Aug 4 (Reuters) – China has halted the import of all New Zealand milk powder after bacteria that can cause botulism was found in some dairy products, New Zealand’s trade minister said on Sunday.
Global dairy trade giant Fonterra said on Saturday it had sold contaminated New Zealand-made whey protein concentrate to eight customers in Australia, China, Malaysia, Vietnam, Thailand and Saudi Arabia for use in a range of products, including infant milk powder.
“The authorities in China, in my opinion absolutely appropriately, have stopped all imports of New Zealand milk powders from Australia and New Zealand,” New Zealand Trade Minister Tim Groser told Television New Zealand on Sunday.
“It’s better to do blanket protection for your people and then wind it back when we, our authorities, are in a position to give them the confidence and advice that they need before doing that,” he said.
Most of China’s dairy imports come from New Zealand, which relies on dairy for 25 percent of its exports.
Kiwis Alarmed on Sri Lanka’s Allegations
New Zealand on Monday rejected allegations from Sri Lanka that its dairy products were contaminated with a farm chemical, accusing industry rivals of exploiting fears stirred by a recent botulism scare, an AFP news report said.
Sri Lanka’s health ministry has recalled two batches of milk powder made by Auckland-based dairy giant Fonterra, saying it was concerned the product contained the chemical dicyandiamide.
The recall is unrelated to the global safety recall announced by Fonterra earlier this month after tests turned up a type of bacteria that could cause potentially-fatal botulism.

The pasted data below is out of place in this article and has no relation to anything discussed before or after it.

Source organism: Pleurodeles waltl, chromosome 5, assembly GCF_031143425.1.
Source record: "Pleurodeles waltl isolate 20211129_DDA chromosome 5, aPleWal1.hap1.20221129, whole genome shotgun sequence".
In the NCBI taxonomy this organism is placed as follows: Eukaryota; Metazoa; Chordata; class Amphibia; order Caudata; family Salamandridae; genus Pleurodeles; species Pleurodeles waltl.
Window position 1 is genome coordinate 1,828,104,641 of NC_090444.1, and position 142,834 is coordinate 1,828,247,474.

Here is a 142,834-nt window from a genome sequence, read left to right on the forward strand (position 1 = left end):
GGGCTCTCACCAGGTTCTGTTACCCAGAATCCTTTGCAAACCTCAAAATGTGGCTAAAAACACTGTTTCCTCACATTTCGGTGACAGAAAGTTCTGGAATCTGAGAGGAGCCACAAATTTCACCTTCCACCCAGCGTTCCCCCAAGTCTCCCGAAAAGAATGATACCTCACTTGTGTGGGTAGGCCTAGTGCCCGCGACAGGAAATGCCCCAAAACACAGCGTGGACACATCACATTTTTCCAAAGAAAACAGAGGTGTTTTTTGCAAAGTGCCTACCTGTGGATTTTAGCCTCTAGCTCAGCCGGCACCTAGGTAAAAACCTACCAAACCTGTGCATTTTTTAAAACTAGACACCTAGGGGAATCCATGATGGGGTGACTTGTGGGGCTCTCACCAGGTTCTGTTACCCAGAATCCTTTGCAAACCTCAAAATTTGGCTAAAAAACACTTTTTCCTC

However, New Zealand Trade Minister Tim Groser said the botulism scare had provided ammunition to Fonterra’s “enemies” in Sri Lanka, where it is the market leader.
“There are certain dairy companies [in Sri Lanka] that have campaigned for years against New Zealand,” he told Radio New Zealand.
“I’ve been saying in the context of recent events [that] we do have enemies around the world and they have different faces. They’ll take advantage of an opportunity like this, we can’t be naive.”
Dicyandiamide, or DCD, is added to pastures to reduce the amount of greenhouse gases emitted by dairy herds.
New Zealand officials insist it is harmless, but say Fonterra’s farmers stopped using it earlier this year anyway.
“So all the milk going into Sri Lanka, by definition, cannot possibly include DCD,” Groser said.
Sri Lanka’s courts have stopped Fonterra from advertising its products until 21 August, when test reports from foreign laboratories are expected to show if the initial findings were accurate.
Meanwhile, Fonterra announced it had appointed former Air New Zealand and Commonwealth Bank of Australia chief Ralph Norris to head an independent inquiry into the botulism crisis.
While no infants fell ill after consuming tainted product, the scandal hurt Fonterra’s brand in the massive China baby formula market and dented New Zealand’s “100 percent pure” image.
Fonterra has faced criticism in the wake of the contamination, which has been blamed on a dirty pipe in a North Island processing plant, for allegedly releasing information too slowly to customers.
“It is critical that we identify these lessons quickly so our farmers, governments, customers, consumers and unit holders can again have full confidence in Fonterra and its products,” chairperson John Wilson said.
The dairy industry accounts for 25% of New Zealand’s exports, and the government has already indicated it will conduct its own inquiry into how Fonterra handled the crisis.(Colombo gazzate)